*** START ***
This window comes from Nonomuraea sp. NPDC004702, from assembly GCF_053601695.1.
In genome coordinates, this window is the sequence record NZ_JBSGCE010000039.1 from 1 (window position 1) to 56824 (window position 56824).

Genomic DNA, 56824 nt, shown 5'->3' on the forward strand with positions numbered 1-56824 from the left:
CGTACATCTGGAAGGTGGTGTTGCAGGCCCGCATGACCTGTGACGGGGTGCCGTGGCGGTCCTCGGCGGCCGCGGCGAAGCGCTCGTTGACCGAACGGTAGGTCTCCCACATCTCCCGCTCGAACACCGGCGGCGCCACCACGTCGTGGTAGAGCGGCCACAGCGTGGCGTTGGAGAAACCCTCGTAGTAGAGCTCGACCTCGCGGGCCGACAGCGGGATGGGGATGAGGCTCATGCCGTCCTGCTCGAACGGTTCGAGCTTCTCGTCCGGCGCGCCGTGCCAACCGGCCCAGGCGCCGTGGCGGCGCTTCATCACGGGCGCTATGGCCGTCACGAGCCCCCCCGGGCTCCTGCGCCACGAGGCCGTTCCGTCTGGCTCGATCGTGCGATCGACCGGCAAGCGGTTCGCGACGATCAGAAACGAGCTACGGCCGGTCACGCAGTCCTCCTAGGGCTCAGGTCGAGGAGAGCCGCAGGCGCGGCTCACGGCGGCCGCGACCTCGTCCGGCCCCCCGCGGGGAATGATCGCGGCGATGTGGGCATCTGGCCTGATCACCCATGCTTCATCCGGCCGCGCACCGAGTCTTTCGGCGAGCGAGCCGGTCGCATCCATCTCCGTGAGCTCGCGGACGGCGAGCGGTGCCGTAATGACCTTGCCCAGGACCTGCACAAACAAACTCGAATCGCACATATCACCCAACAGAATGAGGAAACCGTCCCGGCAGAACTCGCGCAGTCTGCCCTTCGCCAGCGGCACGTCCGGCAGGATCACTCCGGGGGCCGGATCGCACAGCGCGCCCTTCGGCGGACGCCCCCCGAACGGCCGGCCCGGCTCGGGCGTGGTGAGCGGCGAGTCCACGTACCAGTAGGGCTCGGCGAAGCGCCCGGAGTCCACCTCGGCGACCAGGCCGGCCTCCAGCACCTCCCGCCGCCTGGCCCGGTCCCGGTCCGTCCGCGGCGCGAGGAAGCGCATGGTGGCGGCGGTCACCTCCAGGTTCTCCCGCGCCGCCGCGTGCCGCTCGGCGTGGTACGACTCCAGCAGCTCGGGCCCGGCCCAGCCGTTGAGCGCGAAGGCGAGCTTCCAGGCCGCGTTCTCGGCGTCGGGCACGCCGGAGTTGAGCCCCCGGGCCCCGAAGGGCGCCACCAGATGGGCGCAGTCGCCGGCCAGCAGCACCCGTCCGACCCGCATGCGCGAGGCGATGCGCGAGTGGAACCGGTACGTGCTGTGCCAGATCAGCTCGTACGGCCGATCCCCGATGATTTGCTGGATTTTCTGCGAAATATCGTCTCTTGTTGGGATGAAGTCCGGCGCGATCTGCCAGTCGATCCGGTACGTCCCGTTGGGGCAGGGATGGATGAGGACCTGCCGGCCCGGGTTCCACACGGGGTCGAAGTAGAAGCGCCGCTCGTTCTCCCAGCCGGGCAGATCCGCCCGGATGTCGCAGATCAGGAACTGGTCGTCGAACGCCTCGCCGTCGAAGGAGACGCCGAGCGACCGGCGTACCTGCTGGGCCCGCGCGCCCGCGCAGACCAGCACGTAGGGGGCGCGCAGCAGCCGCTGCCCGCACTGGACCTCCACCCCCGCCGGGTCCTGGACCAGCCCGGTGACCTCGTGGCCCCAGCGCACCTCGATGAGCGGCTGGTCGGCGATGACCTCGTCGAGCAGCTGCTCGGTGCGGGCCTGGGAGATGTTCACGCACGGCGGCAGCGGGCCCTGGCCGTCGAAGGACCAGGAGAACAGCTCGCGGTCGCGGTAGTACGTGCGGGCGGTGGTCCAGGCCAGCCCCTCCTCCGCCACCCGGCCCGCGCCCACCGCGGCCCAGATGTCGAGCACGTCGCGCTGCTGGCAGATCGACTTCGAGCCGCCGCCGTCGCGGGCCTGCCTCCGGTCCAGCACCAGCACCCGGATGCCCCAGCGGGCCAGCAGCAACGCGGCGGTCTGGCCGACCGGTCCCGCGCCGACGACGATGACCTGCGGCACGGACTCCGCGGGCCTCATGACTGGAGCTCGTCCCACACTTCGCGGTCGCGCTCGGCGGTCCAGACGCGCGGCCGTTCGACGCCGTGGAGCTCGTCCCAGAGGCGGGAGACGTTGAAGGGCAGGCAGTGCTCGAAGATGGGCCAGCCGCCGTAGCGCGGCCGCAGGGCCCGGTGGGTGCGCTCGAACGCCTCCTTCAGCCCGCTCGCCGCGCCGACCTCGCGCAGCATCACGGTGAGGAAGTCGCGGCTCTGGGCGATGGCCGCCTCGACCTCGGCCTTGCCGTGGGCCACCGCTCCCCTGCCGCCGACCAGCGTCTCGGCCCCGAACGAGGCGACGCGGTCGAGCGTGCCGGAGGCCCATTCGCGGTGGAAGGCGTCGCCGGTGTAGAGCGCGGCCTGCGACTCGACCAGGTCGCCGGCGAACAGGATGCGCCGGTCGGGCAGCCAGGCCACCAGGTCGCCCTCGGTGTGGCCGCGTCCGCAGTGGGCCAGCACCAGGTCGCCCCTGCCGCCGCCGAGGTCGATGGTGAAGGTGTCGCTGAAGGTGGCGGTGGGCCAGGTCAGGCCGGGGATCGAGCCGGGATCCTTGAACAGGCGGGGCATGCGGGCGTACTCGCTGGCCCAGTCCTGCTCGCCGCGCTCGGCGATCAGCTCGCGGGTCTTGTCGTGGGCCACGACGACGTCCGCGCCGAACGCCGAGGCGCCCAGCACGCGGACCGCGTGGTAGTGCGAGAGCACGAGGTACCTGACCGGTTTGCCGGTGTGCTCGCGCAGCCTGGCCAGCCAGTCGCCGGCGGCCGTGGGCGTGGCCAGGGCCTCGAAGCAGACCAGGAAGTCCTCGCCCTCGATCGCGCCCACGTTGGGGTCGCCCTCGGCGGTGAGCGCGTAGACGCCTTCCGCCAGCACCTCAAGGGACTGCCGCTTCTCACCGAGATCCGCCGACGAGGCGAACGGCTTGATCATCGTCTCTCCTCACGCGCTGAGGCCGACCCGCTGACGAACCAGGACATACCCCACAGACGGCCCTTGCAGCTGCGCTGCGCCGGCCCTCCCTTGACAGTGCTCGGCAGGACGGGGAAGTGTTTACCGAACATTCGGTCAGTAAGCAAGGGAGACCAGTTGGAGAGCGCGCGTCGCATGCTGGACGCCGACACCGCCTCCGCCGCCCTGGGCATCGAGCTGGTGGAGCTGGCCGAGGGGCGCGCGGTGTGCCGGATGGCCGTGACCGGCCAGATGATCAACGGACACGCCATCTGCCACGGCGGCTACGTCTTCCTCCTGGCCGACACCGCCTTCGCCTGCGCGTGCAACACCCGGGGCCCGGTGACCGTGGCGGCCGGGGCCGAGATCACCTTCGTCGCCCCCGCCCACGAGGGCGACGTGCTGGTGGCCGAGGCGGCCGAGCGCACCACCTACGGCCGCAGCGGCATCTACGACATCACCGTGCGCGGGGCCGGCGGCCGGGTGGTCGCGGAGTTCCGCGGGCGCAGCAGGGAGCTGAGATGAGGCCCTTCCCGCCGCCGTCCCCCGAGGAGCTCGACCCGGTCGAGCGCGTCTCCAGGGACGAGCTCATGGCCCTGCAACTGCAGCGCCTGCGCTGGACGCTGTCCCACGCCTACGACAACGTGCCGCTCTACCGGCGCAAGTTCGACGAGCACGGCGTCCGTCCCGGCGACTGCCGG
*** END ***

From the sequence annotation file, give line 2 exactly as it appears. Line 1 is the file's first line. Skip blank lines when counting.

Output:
In genome coordinates, this window is the sequence record NZ_JBSGCE010000039.1 from 1 (window position 1) to 56824 (window position 56824).